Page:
Others will have been named by a website's database. You can see an image's name by simply right-clicking on it and saving it onto your computer. If you upload an image to Facebook or Instagram, its name will be changed to something really long and complicated - usually consisting of 3 bunches of numbers, separated by underscores and finishing with n. So if you ever see an image named like that it's probably spent some of its life on Facebook.
The second bunch of numbers in this file name, relates to the Facebook account the image was uploaded to. The photo above belongs to the photographic artist, Marc Blackie. If you copy and paste the second bunch of numbers into a Facebook. Of course, that's no guarantee of the subject and ownership of any photo, but this technique can provide useful clues in an investigation. People often use the same profile pictures on various websites and social networks, so it's often handy see see where else they pop up.
You can do this by uploading saved pictures to services like Tineye and Google Images click on the little camera icon in the search box.
If you are using Chrome, you simply have to right-click on the photo and choose "search Google for this image". Google will then show you addresses of other pages where your chosen image appears, e. Twitter accounts, blogs and personal web sites. You can tell Google Images to only look on Facebook. You can restrict a Google Image search to Facebook page, by adding site:facebook.
This also works with Google's reverse image search feature, as does the date range feature found by clicking on "search tools".
If you are prepared to do a little bit of research and some cutting and pasting, you can make your searches more powerful and accurate. Facebook introduced its new search back in December , but it has many problems, not least its inability to specify search subjects.
The previous Facebook "Graph Search", allows you to specify people and pages in your search, and a lot more beyond. You can still use it.
Find out how by visiting this guide. See also graph. Facebook's old Graph search allows you to specify people and pages in your search. There are many ways to research topics in Facebook. The Facebook Search Box. You can use search box, but it tends to give you stuff your friends posted. It's a little bit fuzzy and not much use for journalists, but it might me useful. If you are after a page, rather than a person, you need to specify this in your search.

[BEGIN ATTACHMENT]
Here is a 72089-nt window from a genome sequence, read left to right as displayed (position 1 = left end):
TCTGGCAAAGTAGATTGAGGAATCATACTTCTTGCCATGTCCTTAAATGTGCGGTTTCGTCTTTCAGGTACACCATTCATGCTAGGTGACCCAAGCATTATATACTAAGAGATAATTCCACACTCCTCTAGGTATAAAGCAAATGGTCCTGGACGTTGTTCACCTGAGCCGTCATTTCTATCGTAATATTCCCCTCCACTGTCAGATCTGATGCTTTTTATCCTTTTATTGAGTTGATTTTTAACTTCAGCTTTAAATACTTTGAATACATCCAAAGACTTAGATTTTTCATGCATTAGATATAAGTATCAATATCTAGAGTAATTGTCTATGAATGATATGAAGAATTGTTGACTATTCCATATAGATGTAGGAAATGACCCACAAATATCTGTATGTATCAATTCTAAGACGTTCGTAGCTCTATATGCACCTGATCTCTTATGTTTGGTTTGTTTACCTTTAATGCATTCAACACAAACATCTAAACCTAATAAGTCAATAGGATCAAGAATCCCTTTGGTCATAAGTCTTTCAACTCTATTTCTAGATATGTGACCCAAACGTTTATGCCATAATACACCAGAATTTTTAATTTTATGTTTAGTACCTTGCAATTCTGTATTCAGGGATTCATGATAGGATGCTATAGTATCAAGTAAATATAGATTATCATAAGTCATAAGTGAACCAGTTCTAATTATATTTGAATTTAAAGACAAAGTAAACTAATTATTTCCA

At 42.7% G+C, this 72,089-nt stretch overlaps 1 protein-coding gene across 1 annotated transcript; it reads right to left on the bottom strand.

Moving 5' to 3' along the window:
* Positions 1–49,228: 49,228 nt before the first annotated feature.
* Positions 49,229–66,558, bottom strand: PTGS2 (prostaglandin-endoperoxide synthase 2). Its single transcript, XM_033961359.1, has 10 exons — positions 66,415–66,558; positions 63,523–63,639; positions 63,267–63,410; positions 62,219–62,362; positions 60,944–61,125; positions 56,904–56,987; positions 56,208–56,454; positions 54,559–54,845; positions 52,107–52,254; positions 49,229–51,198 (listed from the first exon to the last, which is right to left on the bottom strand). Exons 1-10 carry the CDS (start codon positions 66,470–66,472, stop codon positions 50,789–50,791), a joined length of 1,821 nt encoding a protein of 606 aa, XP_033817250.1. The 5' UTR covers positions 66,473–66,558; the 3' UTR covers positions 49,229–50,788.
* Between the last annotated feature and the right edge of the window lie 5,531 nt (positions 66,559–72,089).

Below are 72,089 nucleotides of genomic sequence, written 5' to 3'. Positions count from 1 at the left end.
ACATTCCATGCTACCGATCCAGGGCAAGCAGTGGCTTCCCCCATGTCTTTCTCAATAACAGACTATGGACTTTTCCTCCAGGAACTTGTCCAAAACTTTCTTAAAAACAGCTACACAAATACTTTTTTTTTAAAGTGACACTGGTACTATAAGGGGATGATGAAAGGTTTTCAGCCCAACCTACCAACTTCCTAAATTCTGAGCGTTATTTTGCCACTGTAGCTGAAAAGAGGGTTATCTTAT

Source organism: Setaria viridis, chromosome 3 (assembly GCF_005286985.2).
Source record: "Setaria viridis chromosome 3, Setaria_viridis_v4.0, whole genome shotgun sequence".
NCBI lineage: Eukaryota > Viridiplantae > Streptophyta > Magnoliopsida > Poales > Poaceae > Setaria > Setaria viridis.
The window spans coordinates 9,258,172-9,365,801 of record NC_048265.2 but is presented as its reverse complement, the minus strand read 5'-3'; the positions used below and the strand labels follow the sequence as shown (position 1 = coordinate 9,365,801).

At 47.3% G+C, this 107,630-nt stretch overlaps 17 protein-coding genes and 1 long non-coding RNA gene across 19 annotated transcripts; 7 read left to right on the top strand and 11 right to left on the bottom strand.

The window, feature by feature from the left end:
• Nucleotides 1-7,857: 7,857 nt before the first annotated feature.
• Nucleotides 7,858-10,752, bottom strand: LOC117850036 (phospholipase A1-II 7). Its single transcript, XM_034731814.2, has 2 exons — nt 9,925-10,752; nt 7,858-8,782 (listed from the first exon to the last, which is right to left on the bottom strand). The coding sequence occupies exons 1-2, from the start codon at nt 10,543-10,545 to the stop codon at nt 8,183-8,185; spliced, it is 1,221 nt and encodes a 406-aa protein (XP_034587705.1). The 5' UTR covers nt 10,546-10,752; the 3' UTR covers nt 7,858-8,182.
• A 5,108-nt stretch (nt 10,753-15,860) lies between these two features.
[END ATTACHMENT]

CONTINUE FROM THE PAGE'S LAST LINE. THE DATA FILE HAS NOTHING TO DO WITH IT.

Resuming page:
For example, a simple search for "Steve McQueen" will find you pages about the 's U. Instead, search specifically for the phrase pages named "Steve McQueen". The results are radically better and include the British director as well as the U. You may find this approach helps with all of your searches for people, places, photos, events etc. You can also search through your own Facebook posts by searching "my posts about" whatever it is you need to find.
Google You can search Facebook via google, using the syntax site:facebook. You can specify which words should be in the title of the Facebook page by using intitle: followed by the word. For example, Facebook pages that are about Interpol, but mention Sweden. Graph search for Topics by ID You can use find a reasonable cross section of posts on a subject by firstly finding its page's Facebook ID code The BBC News page has the code You can search for posts that have been hashtagged in Facebook by simply adding the tagged word to the end of this web address:.
Interestingly, you get different results by typing posts with the hashtag "clarkson" into Facebook's search box, so it's worth trying that as well. You should save save pages and archive your own stuff.
Facebook accounts often disappear within hours of someone making the news. People make their walls and photos private without warning. If you are investigating someone on Facebook, remember to save copies their pages - anything poignant to the piece and especially friends lists. You can do this, crudely, by highlighting text, copying and pasting into a word document, but it is much better to save each page on the profile as an individual web page.
Once this is done, it's a good idea to open it up again and check that the page has saved properly. Some browsers save the wrong page. If you have problems, switch to a different browser. You may also want to save all the photos, posts and friends lists from your own Facebook account. This is easily done. Go to your settings , click on "Download a copy of your Facebook Data" and follow the instructions. If you have any Facebook tricks, tips or secrets to share, please get in touch.